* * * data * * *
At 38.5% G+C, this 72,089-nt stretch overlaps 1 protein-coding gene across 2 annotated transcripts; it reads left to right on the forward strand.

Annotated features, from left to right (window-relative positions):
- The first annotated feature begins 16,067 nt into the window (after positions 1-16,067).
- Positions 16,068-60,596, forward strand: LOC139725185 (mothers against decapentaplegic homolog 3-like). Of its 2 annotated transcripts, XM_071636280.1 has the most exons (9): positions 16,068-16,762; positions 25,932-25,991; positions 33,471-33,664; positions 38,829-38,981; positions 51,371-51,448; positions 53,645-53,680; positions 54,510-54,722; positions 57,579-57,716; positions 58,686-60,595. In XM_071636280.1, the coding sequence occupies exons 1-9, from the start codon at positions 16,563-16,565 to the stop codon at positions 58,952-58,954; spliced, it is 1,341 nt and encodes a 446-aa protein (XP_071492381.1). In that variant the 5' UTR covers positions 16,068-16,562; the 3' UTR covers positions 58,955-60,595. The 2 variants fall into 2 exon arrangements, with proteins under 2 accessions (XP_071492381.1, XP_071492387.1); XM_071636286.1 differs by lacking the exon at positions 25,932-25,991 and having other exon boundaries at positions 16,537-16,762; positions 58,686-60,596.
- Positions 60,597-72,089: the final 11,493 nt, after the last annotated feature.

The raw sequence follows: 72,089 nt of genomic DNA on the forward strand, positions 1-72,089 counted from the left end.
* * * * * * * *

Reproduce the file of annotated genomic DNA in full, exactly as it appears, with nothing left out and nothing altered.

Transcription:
At 38.5% G+C, this 72,089-nt stretch overlaps 1 protein-coding gene across 2 annotated transcripts; it reads left to right on the forward strand.

Annotated features, from left to right (window-relative positions):
- The first annotated feature begins 16,067 nt into the window (after positions 1-16,067).
- Positions 16,068-60,596, forward strand: LOC139725185 (mothers against decapentaplegic homolog 3-like). Of its 2 annotated transcripts, XM_071636280.1 has the most exons (9): positions 16,068-16,762; positions 25,932-25,991; positions 33,471-33,664; positions 38,829-38,981; positions 51,371-51,448; positions 53,645-53,680; positions 54,510-54,722; positions 57,579-57,716; positions 58,686-60,595. In XM_071636280.1, the coding sequence occupies exons 1-9, from the start codon at positions 16,563-16,565 to the stop codon at positions 58,952-58,954; spliced, it is 1,341 nt and encodes a 446-aa protein (XP_071492381.1). In that variant the 5' UTR covers positions 16,068-16,562; the 3' UTR covers positions 58,955-60,595. The 2 variants fall into 2 exon arrangements, with proteins under 2 accessions (XP_071492381.1, XP_071492387.1); XM_071636286.1 differs by lacking the exon at positions 25,932-25,991 and having other exon boundaries at positions 16,537-16,762; positions 58,686-60,596.
- Positions 60,597-72,089: the final 11,493 nt, after the last annotated feature.

The raw sequence follows: 72,089 nt of genomic DNA on the forward strand, positions 1-72,089 counted from the left end.